BASKETBALL—NBA: Boston began pursuit of its 13th league championship by taking a 2-1 lead over Buffalo in their best-of-seven series. John Havlicek suffered an injured left foot as the Celtics won the opening game 107-98. His replacements, Don Nelson and Steve Kuberski, powered the Celtics to a 101-96 victory before Buffalo rebounded at home with a 98-93 triumph as Randy Smith and Bob McAdoo combined for 53 points. Washington ended a four-game home losing streak by ripping Cleveland 109-98 as reserves Clem Haskins and Nick Weatherspoon contributed a total of 41 points, but the Cavaliers, playing before a record playoff crowd of 21,312 back home, nipped the Bullets 92-91 on Jim Cleamons' last-second rebound tip-in to take a 3-2 series lead. Defending champion Golden State, idle for 10 days, split with Detroit at home, winning the opener 127-103, then losing 123-111 as the Pistons' Curtis Rowe had 33 points, 10 rebounds, three assists and three steals. The Warriors then ripped the Pistons 113-96 in Detroit. Seattle lost to Phoenix 130-114 to fall behind three games to one, but avoided elimination with a 114-108 win on Sunday.
ABA: The semifinals were marked by last-second game savers. Ex-Net, now-Spur Larry Kenon hit two free throws with three seconds left to give San Antonio a 106-105 win over New York that tied their series at 3-3. George Gervin scored 37 points for the Spurs, while Julius Erving had 41 for the Nets, including 31 in the second half. The Nets won the series back home as Rich Jones, whom Coach Kevin Loughery asked to sit out the sixth game because of the abuse he was getting from San Antonio fans and management, repaid Net fans for his warm "welcome home" by scoring 25 points in a 121-114 victory. Trailing two games to one, Denver downed Kentucky 108-106 when Chuck Williams hit a 24-foot jump shot at the buzzer. The Nuggets moved ahead three games to two when reserves Byron Beck and Gus Gerard fueled a second-half blast that fried the Colonels 127-117. Kentucky evened the series on a 119-115 double-overtime shootout, fever-ridden Bird Averitt scoring 34 points.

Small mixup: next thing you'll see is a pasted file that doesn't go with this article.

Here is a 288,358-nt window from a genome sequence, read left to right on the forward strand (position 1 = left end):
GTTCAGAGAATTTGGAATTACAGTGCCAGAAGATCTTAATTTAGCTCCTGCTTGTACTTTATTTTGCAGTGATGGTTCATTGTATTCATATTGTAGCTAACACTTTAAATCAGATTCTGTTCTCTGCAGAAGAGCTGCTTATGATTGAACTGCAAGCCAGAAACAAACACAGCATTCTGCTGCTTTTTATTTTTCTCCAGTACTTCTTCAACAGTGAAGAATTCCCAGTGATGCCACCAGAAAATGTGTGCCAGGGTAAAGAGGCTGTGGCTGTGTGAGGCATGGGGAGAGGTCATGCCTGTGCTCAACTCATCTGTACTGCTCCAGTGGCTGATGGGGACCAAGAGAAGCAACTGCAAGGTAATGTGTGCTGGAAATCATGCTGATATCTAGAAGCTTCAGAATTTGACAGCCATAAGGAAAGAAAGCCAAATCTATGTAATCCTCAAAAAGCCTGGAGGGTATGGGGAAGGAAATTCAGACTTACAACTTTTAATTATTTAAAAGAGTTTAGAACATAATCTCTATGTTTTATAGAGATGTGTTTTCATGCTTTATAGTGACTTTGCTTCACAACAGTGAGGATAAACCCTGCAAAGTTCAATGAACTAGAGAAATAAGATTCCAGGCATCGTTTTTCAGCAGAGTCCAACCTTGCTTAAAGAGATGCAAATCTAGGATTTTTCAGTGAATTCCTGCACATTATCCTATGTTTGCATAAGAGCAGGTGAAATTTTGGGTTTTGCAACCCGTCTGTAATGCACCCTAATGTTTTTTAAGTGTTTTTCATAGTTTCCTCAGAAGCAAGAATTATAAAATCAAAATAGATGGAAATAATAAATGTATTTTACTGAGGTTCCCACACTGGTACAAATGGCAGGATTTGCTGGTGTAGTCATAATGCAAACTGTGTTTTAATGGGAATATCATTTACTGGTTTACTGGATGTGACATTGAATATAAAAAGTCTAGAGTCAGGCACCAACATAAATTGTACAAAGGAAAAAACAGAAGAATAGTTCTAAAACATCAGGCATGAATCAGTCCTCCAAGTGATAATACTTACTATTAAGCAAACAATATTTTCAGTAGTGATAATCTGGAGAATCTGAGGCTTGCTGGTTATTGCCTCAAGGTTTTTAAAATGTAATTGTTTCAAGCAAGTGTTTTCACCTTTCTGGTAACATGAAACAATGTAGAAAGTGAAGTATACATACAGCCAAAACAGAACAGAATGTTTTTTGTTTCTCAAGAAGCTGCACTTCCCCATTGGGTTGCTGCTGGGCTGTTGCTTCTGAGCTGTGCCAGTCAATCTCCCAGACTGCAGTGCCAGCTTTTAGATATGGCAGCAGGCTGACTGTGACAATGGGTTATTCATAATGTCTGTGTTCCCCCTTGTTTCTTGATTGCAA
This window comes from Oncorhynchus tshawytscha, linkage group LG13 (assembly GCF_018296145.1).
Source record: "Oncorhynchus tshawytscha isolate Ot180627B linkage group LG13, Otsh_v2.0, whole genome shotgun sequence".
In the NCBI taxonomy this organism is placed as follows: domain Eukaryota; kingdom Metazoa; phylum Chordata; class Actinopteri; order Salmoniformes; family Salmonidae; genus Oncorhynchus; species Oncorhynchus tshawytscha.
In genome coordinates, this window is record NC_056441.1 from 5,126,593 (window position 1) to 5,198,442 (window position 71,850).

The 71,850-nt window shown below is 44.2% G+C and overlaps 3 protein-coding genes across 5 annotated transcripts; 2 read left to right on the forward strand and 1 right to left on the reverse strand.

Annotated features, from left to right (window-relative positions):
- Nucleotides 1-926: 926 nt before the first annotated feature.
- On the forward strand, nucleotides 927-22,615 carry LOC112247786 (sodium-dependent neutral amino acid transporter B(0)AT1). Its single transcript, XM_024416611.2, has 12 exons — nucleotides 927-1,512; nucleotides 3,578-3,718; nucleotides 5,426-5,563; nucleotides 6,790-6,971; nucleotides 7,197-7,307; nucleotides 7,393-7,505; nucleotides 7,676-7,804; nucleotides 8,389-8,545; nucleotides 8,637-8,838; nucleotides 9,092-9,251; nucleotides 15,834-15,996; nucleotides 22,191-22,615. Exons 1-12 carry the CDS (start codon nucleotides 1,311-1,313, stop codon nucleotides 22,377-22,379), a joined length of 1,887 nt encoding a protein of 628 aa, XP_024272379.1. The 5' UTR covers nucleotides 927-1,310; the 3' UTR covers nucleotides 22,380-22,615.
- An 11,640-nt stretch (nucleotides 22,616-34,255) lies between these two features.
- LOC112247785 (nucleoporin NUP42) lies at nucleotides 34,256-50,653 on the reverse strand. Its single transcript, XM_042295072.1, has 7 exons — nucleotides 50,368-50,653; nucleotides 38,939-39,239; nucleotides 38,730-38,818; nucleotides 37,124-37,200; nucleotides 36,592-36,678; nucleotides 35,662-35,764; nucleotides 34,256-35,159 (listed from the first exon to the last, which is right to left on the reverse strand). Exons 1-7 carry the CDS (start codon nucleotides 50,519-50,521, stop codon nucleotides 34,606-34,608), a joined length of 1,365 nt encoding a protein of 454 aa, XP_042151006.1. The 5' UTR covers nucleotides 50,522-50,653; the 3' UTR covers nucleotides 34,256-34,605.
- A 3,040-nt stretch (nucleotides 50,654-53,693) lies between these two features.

BOXING—ALFONSO LOPEZ retained his WBA flyweight championship—and won his 24th fight without a loss—with a 15-round decision over Shoji Oguma, in Tokyo.
GOLF—LARRY ZIEGLER shot a 14-under-par 274 to beat Vic Regalado by a stroke and win the New Orleans Open.
May 2, 1976
Jan Stephenson won the LPGA Birmingham Classic at the Green Valley Country Club by four strokes over Kathy Martin with a 13-under-par 203.
HOCKEY—NHL: "If this team needs me to score a goal, then it's in real trouble." So spoke Defenseman Bert Marshall after his first goal of the season, with only 19 seconds to play in the final period, carried the New York Islanders to a 4-3 victory over Buffalo (page 70). The Islanders then eliminated the Sabres with a 3-2 win and now meet the Montreal Canadiens in the semifinals. Philadelphia and Toronto matched home-ice victories—Don Saleski's hat trick boosting the Flyers and Darryl Sittler's record-tying five goals powering the Maple Leafs—before the Flyers won the penalty-marred series with a 7-3 triumph in the seventh game. Referee Wally Harris called a record 185 penalty minutes in the sixth game at Toronto, and one more Flyer was charged with assault: Bob (Hound) Kelly, whose airborne glove allegedly struck usherette Jan Brown, the wife of NHL Linesman John Brown, who did not work the game. Boston and Los Angeles also swapped home-ice victories before the Bruins beat the Kings 3-0 Sunday night to win the playoff. They now play the Flyers.